One day, as I was loitering about the Charleston quays, my eye lightedon this vessel. There was something about the Chancellor that pleasedme, and a kind of involuntary impulse took me on board, where I foundthe internal arrangements perfectly comfortable. Yielding to the ideathat a voyage in a sailing vessel had certain charms beyond the transitin a steamer, and reckoning that with wind and wave in my favor therewould be little material difference in time; considering, moreover,that in these low latitudes the weather in early autumn is fine andunbroken, I came to my decision, and proceeded forthwith to secure mypassage by this route to Europe.

Have I done right or wrong? Whether I shall have reason to regret mydetermination is a problem to be solved in the future. However, I willbegin to record the incidents of our daily experience, dubious as Ifeel whether the lines of my chronicle will ever find a reader.



SEPTEMBER 28.—John Silas Huntly, the captain of the Chancellor, hasthe reputation of being a most experienced navigator of the Atlantic.He is a Scotchman by birth, a native of Dundee, and is about fiftyyears of age. He is of the middle height and slight build, and has asmall head, which he has a habit of holding a little over his leftshoulder. I do not pretend to be much of a physiognomist, but I aminclined to believe that my few hours' acquaintance with our captainhas given me considerable insight into his character. That he is a goodseaman and thoroughly understands his duties I could not for a momentventure to deny; but that he is a man of resolute temperament, or thathe possesses the amount of courage that would render him, physically ormorally, capable of coping with any great emergency, I confess I cannotbelieve. I observed a certain heaviness and dejection about his wholecarriage. His wavering glances, the listless motion of his hands, andhis slow, unsteady gait, all seem to me to indicate a weak and sluggishdisposition. He does not appear as though he could be energetic enoughever to be stubborn; he never frowns, sets his teeth, or clenches hisfists. There is something enigmatical about him; however, I shall studyhim closely, and do what I can to understand the man who, as commanderof a vessel, should be to those around him "second only to God."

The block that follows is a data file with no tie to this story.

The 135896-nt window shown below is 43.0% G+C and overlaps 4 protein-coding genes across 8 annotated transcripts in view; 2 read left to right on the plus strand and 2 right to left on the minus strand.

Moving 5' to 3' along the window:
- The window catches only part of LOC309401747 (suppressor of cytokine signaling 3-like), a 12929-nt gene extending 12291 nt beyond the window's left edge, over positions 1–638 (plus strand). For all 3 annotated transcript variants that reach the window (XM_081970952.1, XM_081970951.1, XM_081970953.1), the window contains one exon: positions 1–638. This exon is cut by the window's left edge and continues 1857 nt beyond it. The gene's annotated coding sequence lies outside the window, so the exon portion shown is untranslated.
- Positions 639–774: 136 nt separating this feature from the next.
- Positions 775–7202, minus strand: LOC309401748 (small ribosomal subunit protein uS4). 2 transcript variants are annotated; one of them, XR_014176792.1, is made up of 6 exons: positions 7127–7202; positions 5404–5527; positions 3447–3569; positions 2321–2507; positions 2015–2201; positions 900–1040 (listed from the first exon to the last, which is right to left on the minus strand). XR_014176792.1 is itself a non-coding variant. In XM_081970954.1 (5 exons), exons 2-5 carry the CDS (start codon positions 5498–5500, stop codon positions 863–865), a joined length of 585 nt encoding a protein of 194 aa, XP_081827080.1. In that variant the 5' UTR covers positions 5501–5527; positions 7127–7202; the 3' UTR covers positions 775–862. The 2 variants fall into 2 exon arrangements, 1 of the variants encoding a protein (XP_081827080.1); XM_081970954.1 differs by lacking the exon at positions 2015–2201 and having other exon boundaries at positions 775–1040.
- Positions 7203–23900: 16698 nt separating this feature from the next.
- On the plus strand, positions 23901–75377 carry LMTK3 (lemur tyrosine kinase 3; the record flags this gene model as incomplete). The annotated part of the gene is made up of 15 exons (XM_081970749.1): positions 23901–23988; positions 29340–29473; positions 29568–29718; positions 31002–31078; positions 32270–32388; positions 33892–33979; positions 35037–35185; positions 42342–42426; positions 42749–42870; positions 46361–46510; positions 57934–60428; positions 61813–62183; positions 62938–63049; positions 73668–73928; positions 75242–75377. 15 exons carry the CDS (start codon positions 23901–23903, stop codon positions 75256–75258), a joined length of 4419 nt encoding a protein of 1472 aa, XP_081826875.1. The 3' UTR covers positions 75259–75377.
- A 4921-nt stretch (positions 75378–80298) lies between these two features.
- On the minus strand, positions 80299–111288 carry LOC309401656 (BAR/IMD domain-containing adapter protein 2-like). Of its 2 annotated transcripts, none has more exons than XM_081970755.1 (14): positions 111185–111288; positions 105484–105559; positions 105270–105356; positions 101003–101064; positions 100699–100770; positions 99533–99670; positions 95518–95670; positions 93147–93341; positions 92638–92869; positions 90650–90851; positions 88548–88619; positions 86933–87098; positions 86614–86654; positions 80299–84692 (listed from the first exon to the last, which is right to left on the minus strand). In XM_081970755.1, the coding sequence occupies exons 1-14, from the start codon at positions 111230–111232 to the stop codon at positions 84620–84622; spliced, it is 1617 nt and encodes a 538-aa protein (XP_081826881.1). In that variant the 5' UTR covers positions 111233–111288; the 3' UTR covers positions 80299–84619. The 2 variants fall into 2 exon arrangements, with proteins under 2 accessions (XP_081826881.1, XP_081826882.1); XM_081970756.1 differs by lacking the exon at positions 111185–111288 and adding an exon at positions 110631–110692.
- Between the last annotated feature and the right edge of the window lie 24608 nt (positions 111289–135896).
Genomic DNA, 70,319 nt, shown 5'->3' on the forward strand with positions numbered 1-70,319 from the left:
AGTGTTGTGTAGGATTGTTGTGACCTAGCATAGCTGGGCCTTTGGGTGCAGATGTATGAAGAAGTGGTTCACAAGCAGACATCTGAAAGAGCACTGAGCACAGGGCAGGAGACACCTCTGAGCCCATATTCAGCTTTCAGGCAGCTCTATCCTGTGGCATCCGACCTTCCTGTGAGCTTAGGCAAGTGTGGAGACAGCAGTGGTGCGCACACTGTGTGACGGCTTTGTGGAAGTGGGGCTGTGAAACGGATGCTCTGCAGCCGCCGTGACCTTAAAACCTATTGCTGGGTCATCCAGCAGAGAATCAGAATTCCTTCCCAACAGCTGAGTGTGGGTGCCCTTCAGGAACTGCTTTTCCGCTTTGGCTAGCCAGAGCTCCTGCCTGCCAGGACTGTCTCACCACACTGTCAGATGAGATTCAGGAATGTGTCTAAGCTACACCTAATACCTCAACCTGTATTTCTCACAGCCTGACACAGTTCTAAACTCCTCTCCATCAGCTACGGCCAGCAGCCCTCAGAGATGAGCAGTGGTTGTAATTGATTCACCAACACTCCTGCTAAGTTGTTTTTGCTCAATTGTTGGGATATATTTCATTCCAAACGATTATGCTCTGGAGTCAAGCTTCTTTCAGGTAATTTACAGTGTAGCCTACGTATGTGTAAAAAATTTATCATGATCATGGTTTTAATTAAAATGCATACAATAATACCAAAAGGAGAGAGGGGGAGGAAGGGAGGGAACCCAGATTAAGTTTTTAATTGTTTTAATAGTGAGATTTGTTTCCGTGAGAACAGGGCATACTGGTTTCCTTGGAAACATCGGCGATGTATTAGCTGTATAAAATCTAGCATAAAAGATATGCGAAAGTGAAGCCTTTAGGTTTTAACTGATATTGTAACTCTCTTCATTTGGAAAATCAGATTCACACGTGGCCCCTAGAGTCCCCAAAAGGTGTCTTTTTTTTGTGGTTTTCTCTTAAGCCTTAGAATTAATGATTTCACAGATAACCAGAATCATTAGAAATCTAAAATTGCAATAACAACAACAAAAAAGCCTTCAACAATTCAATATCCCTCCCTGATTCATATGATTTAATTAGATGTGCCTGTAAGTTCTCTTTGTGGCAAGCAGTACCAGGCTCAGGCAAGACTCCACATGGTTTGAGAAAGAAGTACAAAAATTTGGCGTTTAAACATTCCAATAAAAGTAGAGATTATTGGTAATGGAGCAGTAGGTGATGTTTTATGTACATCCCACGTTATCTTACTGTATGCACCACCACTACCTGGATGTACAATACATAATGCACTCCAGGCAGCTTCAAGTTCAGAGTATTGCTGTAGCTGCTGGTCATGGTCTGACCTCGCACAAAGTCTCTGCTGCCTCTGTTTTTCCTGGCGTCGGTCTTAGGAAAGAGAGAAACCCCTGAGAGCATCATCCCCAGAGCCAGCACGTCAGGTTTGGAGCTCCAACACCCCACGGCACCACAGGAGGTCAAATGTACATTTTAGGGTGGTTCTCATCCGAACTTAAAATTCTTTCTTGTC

Unless I am greatly mistaken there is another man on board who, ifcircumstances should require it, would take the more prominentposition—I mean the mate. I have hitherto, however, had so littleopportunity of observing his character, that I must defer saying moreabout him at present.

Besides the captain and this mate, whose name is Robert Curtis, ourcrew consists of Walter, the lieutenant, the boatswain, and fourteensailors, all English or Scotch, making eighteen altogether, a numberquite sufficient for working a vessel of 900 tons burden. Up to thistime my sole experience of their capabilities is, that under thecommand of the mate, they brought us skillfully enough through thenarrow channels of Charleston; and I have no reason to doubt that theyare well up to their work.

My list of the ship's officials is incomplete unless I mention Hobartthe steward and Jynxstrop the negro cook.

In addition to these, the Chancellor carries eight passengers,including myself. Hitherto, the bustle of embarkation, the arrangementof cabins, and all the variety of preparations inseparable fromstarting on a voyage for at least twenty or five-and-twenty days haveprecluded the formation of any acquaintanceships; but the monotony ofthe voyage, the close proximity into which we must be thrown, and thenatural curiosity to know something of each other's affairs, willdoubtless lead us in due time to an exchange of ideas. Two days haveelapsed and I have not even seen all the passengers. Probablysea-sickness has prevented some of them from making an appearance atthe common table. One thing, however, I do know; namely, that there aretwo ladies occupying the stern cabin, the windows of which are in theaft-board of the vessel.

I have seen the ship's list, and subjoin a list of the passengers. Theyare as follows:

     Mr. and Mrs. Kear, Americans, of Buffalo.
     Miss Herbey, a young English lady, companion to Mrs. Kear.
     M. Letourneur and his son Andre, Frenchmen, of Havre.
     William Falsten, a Manchester engineer.
     John Ruby, a Cardiff merchant; and myself, J. R. Kazallon, of London.



SEPTEMBER 29.—Captain Huntly's bill of lading, that is to say, thedocument that describes the Chancellor's cargo and the conditions oftransport, is couched in the following terms:

Bronsfield and Co., Agents, Charleston:

I, John Silas Huntly, of Dundee, Scotland, commanderof the ship Chancellor, of about 900 tons burden, now at Charleston, dopurpose, by the blessing of God, at the earliest convenient season, andby the direct route, to sail for the port of Liverpool, where I shallobtain my discharge. I do hereby acknowledge that I have received fromyou, Messrs. Bronsfield and Co., Commission Agents, Charleston, andhave placed the same under the gun-deck of the aforesaid ship,seventeen hundred bales of cotton, of the estimated value of 26,000 L.,all in good condition, marked and numbered as in the margin; whichgoods I do undertake to transport to Liverpool, and there to deliver,free from injury (save only such injury as shall have been caused bythe chances of the sea), to Messrs. Laird Brothers, or to their order,or to their representatives, who shall on due delivery of the saidfreight pay me the sum of 2,000 L. inclusive, according to thecharter-party, and damages in addition, according to the usages andcustoms of the sea.

And for the fulfillment of the above covenant, I have pledged and dopledge my person, my property, and my interest in the vessel aforesaid,with all its appurtenances. In witness whereof, I have signed threeagreements all of the same purport, on the condition that when theterms of one are accomplished, the other two shall be absolutely nulland void.

Given at Charleston, September 13th, 1869.